SAN FRANCISCO -- Relieved investors may be cheering navigation devices maker Garmin's (GRMN) decision to drop out of a bruising bidding war with rival TomTom over Dutch mapping supplier Tele Atlas.
But questions about the company's long-term strategy remain.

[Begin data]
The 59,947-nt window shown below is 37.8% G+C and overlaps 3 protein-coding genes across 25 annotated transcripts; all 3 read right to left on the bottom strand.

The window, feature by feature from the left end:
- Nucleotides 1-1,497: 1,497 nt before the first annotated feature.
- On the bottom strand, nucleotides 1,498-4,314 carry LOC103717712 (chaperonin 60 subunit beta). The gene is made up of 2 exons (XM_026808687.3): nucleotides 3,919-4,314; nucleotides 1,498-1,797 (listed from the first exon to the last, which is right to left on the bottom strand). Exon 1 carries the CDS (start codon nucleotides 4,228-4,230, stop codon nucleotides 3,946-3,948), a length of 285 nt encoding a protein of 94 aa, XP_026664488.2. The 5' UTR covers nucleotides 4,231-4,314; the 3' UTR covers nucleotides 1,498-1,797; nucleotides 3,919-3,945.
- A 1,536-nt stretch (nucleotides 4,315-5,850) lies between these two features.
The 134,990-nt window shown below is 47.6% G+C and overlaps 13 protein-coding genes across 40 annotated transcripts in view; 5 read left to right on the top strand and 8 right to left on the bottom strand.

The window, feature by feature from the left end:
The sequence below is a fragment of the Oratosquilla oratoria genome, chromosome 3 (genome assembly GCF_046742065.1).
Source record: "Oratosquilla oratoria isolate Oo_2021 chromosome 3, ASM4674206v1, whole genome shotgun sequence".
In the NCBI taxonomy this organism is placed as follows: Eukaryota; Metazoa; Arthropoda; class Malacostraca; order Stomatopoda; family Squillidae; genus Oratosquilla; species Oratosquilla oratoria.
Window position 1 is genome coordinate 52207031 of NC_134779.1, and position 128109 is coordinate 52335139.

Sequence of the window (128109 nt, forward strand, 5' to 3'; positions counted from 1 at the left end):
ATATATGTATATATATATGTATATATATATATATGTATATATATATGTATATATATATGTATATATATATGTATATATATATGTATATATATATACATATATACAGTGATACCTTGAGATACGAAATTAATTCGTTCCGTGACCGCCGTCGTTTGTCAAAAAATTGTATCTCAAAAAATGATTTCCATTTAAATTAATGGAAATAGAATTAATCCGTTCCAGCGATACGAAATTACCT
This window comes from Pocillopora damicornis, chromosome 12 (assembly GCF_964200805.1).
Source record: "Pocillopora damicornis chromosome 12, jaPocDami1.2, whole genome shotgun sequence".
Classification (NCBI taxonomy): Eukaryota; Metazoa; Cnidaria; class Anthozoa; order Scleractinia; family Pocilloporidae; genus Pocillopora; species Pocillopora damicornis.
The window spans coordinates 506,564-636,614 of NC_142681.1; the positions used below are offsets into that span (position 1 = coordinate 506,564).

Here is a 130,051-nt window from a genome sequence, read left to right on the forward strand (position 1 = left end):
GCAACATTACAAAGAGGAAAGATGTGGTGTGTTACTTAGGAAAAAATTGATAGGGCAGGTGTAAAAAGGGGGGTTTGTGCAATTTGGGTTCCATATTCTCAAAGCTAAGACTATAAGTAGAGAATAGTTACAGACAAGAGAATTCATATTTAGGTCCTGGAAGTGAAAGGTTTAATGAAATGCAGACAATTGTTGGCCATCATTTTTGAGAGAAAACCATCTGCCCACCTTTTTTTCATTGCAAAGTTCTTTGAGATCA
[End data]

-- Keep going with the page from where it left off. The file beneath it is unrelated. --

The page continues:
Garmin's attempt to stick to its current course sent the stock soaring more than 16% to $97.76 Friday; the stock was up another 50 cents in early trading Monday.However, the company's latest move does not answer larger concerns about how it plans to hedge the risk it's taking now that it is dependent on a competitor for mapping data and where it will get the capability for real-time traffic information or better Internet-enabled local search capability -- features that Garmin cited as reasons for its Tele Atlas bid. Not having Tele Atlas also could put Garmin in the position of having to build its own maps database and tools -- a process that it has conceded is expensive and risky. To its credit, Garmin has walked away from a potentially crushing standoff. The company's decision to withdraw has saved it big bucks and forced TomTom to pay $1.5 billion more than it had planned. It has also allowed investors to focus on Garmin's strong fundamentals and growth, without the distraction of a difficult merger hanging over the company.